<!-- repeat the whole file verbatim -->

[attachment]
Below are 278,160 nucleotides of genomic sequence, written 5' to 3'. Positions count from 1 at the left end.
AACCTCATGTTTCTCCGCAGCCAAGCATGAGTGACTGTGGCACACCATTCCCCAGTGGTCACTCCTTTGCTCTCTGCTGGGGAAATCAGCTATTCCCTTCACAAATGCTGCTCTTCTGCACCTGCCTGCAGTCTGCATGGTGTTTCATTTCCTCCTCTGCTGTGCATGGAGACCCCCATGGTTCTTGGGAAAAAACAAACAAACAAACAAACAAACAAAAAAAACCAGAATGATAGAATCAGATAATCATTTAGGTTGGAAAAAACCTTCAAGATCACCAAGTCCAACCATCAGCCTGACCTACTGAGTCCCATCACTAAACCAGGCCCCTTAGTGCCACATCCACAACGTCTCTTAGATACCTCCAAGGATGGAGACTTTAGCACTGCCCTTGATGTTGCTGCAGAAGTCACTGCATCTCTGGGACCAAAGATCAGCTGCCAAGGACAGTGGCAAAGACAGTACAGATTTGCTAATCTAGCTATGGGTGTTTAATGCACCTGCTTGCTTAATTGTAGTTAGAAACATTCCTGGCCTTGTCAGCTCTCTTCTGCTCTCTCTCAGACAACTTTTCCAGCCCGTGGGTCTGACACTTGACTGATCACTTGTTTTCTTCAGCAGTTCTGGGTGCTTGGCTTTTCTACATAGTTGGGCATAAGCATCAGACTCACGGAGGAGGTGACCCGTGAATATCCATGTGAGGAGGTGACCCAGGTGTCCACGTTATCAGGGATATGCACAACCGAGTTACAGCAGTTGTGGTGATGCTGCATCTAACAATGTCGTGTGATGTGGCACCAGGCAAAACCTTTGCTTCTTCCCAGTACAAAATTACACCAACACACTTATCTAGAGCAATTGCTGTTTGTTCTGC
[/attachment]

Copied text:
Below are 278,160 nucleotides of genomic sequence, written 5' to 3'. Positions count from 1 at the left end.
AACCTCATGTTTCTCCGCAGCCAAGCATGAGTGACTGTGGCACACCATTCCCCAGTGGTCACTCCTTTGCTCTCTGCTGGGGAAATCAGCTATTCCCTTCACAAATGCTGCTCTTCTGCACCTGCCTGCAGTCTGCATGGTGTTTCATTTCCTCCTCTGCTGTGCATGGAGACCCCCATGGTTCTTGGGAAAAAACAAACAAACAAACAAACAAACAAAAAAAACCAGAATGATAGAATCAGATAATCATTTAGGTTGGAAAAAACCTTCAAGATCACCAAGTCCAACCATCAGCCTGACCTACTGAGTCCCATCACTAAACCAGGCCCCTTAGTGCCACATCCACAACGTCTCTTAGATACCTCCAAGGATGGAGACTTTAGCACTGCCCTTGATGTTGCTGCAGAAGTCACTGCATCTCTGGGACCAAAGATCAGCTGCCAAGGACAGTGGCAAAGACAGTACAGATTTGCTAATCTAGCTATGGGTGTTTAATGCACCTGCTTGCTTAATTGTAGTTAGAAACATTCCTGGCCTTGTCAGCTCTCTTCTGCTCTCTCTCAGACAACTTTTCCAGCCCGTGGGTCTGACACTTGACTGATCACTTGTTTTCTTCAGCAGTTCTGGGTGCTTGGCTTTTCTACATAGTTGGGCATAAGCATCAGACTCACGGAGGAGGTGACCCGTGAATATCCATGTGAGGAGGTGACCCAGGTGTCCACGTTATCAGGGATATGCACAACCGAGTTACAGCAGTTGTGGTGATGCTGCATCTAACAATGTCGTGTGATGTGGCACCAGGCAAAACCTTTGCTTCTTCCCAGTACAAAATTACACCAACACACTTATCTAGAGCAATTGCTGTTTGTTCTGC